Culture

By Bobbie Leigh Coney Island, the people’s playground at the southern tip of Brooklyn, is an American icon –like Las Vegas, the Grand Canyon, and Niagara Falls.   The exhibition “Coney Island: Visions of an American Dreamland 1861-2008,” at the Brooklyn Museum  covers almost 150 years of the historic playground. It closes March

Visit Voronet and Sucevita, vividly painted church monasteries in the Bucovina region of northern Romania, and you will be blown away. Eight churches in this region are listed as UNESCO World Heritage sites, but these two— the youngest and the oldest—are the most compelling.

by Bobbie Leigh Wolfgang Amadeus Mozart changed the world. He still “owns”  the Austrian city of  Salzburg where he was born, lived, and performed.  Mozart Week  in January as well as the Salzburg Festival  are  like Wagner’s  Bayreuth, a must on any music lover’s  list.   The  Hollywood film, “Sound of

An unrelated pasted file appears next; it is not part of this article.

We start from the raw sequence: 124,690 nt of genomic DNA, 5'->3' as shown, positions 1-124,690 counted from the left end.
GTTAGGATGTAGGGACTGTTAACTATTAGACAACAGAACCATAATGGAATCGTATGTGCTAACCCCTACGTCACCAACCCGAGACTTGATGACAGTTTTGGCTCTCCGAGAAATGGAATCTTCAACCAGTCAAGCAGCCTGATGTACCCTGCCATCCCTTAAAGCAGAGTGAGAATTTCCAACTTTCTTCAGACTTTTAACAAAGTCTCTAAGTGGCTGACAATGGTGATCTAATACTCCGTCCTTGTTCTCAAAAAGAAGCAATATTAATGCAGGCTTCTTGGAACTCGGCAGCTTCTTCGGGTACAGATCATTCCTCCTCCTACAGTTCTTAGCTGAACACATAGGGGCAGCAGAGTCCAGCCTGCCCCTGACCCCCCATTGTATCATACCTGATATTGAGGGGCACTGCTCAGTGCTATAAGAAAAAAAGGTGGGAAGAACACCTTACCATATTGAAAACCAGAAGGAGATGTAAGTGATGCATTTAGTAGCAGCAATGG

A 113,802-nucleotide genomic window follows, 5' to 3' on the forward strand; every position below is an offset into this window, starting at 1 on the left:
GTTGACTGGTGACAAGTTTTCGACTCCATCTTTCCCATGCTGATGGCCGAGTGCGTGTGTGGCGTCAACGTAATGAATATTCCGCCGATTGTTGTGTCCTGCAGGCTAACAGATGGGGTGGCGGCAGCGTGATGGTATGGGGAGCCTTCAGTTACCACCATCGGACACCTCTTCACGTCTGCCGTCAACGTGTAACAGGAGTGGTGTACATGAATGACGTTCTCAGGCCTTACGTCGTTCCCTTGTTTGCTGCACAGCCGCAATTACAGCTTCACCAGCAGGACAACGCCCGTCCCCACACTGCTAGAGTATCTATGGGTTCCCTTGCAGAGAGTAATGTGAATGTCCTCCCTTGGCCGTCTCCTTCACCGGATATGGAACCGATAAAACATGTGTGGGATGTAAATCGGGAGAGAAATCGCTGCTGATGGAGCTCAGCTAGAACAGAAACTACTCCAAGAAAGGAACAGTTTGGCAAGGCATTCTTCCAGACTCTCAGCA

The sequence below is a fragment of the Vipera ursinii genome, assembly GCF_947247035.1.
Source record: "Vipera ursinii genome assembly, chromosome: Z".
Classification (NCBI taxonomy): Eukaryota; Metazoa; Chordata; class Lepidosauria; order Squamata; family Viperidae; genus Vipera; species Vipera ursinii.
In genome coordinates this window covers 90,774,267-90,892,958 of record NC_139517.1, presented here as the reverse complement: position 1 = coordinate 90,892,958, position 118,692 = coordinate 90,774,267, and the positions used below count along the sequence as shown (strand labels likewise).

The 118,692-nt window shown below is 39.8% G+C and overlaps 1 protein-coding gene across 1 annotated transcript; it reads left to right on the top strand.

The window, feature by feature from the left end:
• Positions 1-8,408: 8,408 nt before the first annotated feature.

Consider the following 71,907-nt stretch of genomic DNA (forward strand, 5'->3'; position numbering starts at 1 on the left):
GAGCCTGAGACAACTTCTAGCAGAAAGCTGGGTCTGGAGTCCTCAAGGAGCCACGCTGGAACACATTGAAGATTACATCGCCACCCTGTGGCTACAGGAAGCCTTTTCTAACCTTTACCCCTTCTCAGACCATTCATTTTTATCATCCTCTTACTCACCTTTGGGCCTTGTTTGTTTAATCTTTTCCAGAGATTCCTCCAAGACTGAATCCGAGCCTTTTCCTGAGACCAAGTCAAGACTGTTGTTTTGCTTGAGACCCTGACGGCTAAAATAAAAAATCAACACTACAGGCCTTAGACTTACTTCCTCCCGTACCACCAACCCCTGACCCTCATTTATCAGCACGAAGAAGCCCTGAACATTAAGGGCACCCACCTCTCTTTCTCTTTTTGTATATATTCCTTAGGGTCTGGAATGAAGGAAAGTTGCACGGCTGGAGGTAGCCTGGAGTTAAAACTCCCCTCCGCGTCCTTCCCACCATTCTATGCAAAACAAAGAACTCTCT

By Bobbie Leigh At the recent New York Times travel show, a visitor queried cruise and tour companies searching for a Black Sea cruise.  She found a few but none as compelling  and complete as the joint Yale and Metropolitan  Museum of Art’s circumnavigation of the Black Sea, September 24-

By Bobbie Leigh The Whitney Museum of American Art opens May 1 with a flourish of buzzy celebrity gatherings, a block party and free admission May 2. The inaugural exhibition, “America is Hard to See,” is huge, some 600 works by 400 artists tracing the history of American art from

By Bobbie Leigh “Buddhist Art of Myanmar” at New York’s  Asia Society is a pathway to a deeper appreciation of  Buddhism.  You can  view  this  exhibition as an art historical show  full of  treasures that have rarely been seen in the United States. At the same time,  it could also

by Bobbie Leigh Miami remains an active art hub, even after Art Basel departs. One pacesetter in the Miami art scene is the Bass Museum of Art, a non-profit municipal museum with refreshingly eclectic, contemporary exhibitions. When it was founded 51 years ago, the Bass was a small, regional institution